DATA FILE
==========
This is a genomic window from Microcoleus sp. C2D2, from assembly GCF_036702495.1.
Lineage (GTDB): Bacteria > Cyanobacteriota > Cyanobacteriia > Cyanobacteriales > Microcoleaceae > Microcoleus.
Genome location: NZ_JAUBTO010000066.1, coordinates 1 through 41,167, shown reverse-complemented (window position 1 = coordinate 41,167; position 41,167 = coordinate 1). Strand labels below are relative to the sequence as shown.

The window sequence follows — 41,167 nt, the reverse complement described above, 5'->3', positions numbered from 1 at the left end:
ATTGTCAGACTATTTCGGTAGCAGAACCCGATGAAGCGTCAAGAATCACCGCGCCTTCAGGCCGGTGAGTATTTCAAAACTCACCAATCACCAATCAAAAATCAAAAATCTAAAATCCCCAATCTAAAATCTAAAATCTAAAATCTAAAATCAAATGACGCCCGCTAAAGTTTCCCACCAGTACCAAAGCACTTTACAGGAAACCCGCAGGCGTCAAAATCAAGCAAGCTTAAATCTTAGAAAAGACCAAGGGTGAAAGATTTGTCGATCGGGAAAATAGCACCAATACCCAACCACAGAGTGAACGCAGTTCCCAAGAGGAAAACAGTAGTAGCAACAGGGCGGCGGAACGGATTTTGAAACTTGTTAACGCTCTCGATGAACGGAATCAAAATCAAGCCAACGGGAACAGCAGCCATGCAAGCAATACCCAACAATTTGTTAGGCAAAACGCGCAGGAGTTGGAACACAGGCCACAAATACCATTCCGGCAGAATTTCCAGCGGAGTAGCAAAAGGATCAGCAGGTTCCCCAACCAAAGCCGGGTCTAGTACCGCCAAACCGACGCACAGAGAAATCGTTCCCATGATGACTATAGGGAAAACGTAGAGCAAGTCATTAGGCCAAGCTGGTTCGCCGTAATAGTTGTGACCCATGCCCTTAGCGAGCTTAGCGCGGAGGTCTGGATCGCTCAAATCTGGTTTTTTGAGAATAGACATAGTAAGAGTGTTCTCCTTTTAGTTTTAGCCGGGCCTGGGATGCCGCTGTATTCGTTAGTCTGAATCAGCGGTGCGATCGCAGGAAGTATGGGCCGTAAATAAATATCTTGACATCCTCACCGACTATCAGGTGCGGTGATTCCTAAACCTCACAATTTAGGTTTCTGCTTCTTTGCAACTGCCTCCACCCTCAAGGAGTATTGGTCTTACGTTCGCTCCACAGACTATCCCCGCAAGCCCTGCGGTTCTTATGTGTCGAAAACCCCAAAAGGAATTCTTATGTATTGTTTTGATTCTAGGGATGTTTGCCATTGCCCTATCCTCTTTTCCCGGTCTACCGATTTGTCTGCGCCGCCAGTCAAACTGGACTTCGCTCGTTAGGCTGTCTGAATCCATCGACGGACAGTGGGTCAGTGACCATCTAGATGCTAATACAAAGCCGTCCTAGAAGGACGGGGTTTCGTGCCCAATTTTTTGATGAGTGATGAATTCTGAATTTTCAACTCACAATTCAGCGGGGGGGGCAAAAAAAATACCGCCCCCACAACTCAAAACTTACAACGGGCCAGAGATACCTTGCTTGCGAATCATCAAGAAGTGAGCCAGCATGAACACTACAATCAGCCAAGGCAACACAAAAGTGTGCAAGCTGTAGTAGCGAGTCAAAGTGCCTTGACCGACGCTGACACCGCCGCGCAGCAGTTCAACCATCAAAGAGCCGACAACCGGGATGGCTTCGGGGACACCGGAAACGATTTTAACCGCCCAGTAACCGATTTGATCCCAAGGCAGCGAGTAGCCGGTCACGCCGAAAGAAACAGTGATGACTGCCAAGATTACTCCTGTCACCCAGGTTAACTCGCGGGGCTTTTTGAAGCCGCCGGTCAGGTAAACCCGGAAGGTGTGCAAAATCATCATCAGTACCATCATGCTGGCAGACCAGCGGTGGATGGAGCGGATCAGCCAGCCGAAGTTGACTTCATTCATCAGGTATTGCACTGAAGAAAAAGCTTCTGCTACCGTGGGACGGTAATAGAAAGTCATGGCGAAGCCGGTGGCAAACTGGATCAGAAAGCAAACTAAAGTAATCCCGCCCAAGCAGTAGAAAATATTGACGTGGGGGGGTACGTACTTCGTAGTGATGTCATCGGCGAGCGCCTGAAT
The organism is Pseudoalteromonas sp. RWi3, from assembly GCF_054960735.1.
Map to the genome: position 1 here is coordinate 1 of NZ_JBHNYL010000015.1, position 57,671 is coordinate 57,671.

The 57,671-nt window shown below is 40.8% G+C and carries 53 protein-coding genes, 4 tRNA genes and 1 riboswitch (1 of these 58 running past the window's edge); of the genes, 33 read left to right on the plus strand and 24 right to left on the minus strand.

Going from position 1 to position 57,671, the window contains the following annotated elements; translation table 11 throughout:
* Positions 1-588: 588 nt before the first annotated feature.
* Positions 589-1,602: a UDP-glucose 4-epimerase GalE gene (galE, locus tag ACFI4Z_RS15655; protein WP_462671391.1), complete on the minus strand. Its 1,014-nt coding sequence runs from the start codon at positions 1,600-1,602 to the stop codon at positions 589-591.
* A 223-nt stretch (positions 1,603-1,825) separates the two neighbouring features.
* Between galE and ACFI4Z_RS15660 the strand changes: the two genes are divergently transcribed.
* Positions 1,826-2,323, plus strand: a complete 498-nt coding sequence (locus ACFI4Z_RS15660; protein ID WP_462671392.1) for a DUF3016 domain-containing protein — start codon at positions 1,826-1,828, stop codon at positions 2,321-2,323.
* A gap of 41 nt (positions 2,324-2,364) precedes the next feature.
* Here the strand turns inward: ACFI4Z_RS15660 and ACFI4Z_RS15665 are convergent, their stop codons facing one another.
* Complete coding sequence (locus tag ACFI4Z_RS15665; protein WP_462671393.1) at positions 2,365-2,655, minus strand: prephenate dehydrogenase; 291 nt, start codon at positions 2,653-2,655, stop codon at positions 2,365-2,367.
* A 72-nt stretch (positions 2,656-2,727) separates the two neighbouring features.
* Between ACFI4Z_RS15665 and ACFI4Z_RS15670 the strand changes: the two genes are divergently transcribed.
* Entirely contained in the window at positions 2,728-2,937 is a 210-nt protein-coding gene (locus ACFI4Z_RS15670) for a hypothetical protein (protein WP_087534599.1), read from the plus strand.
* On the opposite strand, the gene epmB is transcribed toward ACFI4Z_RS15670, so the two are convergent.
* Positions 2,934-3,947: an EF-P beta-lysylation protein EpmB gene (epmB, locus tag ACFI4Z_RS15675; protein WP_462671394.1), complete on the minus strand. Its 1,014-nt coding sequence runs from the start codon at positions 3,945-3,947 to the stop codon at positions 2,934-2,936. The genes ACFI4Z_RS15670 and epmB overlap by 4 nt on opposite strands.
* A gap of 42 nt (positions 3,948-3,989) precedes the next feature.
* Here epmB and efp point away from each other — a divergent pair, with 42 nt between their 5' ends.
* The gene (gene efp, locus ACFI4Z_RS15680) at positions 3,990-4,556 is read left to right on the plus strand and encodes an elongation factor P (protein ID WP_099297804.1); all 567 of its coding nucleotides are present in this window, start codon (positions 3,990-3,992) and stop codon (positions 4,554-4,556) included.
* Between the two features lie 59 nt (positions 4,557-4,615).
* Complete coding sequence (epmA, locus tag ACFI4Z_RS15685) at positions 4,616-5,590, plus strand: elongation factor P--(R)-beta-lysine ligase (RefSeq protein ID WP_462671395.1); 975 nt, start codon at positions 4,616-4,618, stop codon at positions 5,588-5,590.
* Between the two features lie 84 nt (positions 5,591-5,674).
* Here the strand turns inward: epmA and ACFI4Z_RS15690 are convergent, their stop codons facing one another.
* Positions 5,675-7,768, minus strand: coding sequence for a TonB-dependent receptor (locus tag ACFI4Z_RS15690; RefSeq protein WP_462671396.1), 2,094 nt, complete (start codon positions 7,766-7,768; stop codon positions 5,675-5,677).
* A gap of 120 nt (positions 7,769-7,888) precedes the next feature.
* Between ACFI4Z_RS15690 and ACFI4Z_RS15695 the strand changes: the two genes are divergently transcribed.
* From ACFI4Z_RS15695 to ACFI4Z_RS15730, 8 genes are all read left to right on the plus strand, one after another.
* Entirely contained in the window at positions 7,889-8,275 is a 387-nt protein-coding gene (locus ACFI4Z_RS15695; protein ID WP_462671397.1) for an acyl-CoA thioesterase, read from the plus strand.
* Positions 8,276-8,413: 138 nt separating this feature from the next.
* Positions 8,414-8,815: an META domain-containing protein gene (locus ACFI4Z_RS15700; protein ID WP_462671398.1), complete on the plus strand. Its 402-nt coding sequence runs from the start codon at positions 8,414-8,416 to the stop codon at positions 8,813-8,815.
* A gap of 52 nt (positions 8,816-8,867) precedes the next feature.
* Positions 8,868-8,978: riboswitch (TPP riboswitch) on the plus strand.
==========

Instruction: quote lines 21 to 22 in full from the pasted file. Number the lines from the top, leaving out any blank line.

* On the opposite strand, the gene epmB is transcribed toward ACFI4Z_RS15670, so the two are convergent.
* Positions 2,934-3,947: an EF-P beta-lysylation protein EpmB gene (epmB, locus tag ACFI4Z_RS15675; protein WP_462671394.1), complete on the minus strand. Its 1,014-nt coding sequence runs from the start codon at positions 3,945-3,947 to the stop codon at positions 2,934-2,936. The genes ACFI4Z_RS15670 and epmB overlap by 4 nt on opposite strands.